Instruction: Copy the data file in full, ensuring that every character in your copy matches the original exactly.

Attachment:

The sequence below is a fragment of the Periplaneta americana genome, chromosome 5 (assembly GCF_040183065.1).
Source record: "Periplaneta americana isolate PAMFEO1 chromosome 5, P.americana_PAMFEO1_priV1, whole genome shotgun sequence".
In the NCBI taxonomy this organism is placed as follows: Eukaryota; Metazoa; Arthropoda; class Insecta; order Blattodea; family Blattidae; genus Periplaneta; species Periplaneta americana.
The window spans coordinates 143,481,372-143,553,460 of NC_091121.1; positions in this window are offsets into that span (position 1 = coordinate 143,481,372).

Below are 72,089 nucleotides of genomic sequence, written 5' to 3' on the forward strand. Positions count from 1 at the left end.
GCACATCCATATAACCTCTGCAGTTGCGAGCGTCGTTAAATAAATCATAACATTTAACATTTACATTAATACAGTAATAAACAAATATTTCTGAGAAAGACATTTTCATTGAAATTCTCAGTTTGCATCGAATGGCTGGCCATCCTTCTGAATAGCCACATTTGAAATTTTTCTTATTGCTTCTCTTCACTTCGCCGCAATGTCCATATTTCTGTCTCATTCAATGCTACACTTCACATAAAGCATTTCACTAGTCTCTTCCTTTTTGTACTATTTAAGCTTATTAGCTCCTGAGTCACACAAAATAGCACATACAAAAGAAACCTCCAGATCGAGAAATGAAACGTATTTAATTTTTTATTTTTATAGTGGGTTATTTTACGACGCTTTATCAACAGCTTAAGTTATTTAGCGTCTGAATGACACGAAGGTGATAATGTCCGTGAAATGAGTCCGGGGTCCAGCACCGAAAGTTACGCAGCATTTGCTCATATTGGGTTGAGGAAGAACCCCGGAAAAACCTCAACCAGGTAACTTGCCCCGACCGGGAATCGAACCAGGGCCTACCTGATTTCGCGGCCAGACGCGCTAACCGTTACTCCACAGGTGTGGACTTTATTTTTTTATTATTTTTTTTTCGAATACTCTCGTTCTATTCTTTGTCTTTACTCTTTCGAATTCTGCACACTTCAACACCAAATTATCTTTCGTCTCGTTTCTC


The sequence below is a fragment of the Periplaneta americana genome, chromosome 5 (assembly GCF_040183065.1).
Source record: "Periplaneta americana isolate PAMFEO1 chromosome 5, P.americana_PAMFEO1_priV1, whole genome shotgun sequence".
In the NCBI taxonomy this organism is placed as follows: Eukaryota; Metazoa; Arthropoda; class Insecta; order Blattodea; family Blattidae; genus Periplaneta; species Periplaneta americana.
The window spans coordinates 143,481,372-143,553,460 of NC_091121.1; positions in this window are offsets into that span (position 1 = coordinate 143,481,372).

Below are 72,089 nucleotides of genomic sequence, written 5' to 3' on the forward strand. Positions count from 1 at the left end.
GCACATCCATATAACCTCTGCAGTTGCGAGCGTCGTTAAATAAATCATAACATTTAACATTTACATTAATACAGTAATAAACAAATATTTCTGAGAAAGACATTTTCATTGAAATTCTCAGTTTGCATCGAATGGCTGGCCATCCTTCTGAATAGCCACATTTGAAATTTTTCTTATTGCTTCTCTTCACTTCGCCGCAATGTCCATATTTCTGTCTCATTCAATGCTACACTTCACATAAAGCATTTCACTAGTCTCTTCCTTTTTGTACTATTTAAGCTTATTAGCTCCTGAGTCACACAAAATAGCACATACAAAAGAAACCTCCAGATCGAGAAATGAAACGTATTTAATTTTTTATTTTTATAGTGGGTTATTTTACGACGCTTTATCAACAGCTTAAGTTATTTAGCGTCTGAATGACACGAAGGTGATAATGTCCGTGAAATGAGTCCGGGGTCCAGCACCGAAAGTTACGCAGCATTTGCTCATATTGGGTTGAGGAAGAACCCCGGAAAAACCTCAACCAGGTAACTTGCCCCGACCGGGAATCGAACCAGGGCCTACCTGATTTCGCGGCCAGACGCGCTAACCGTTACTCCACAGGTGTGGACTTTATTTTTTTATTATTTTTTTTTCGAATACTCTCGTTCTATTCTTTGTCTTTACTCTTTCGAATTCTGCACACTTCAACACCAAATTATCTTTCGTCTCGTTTCTC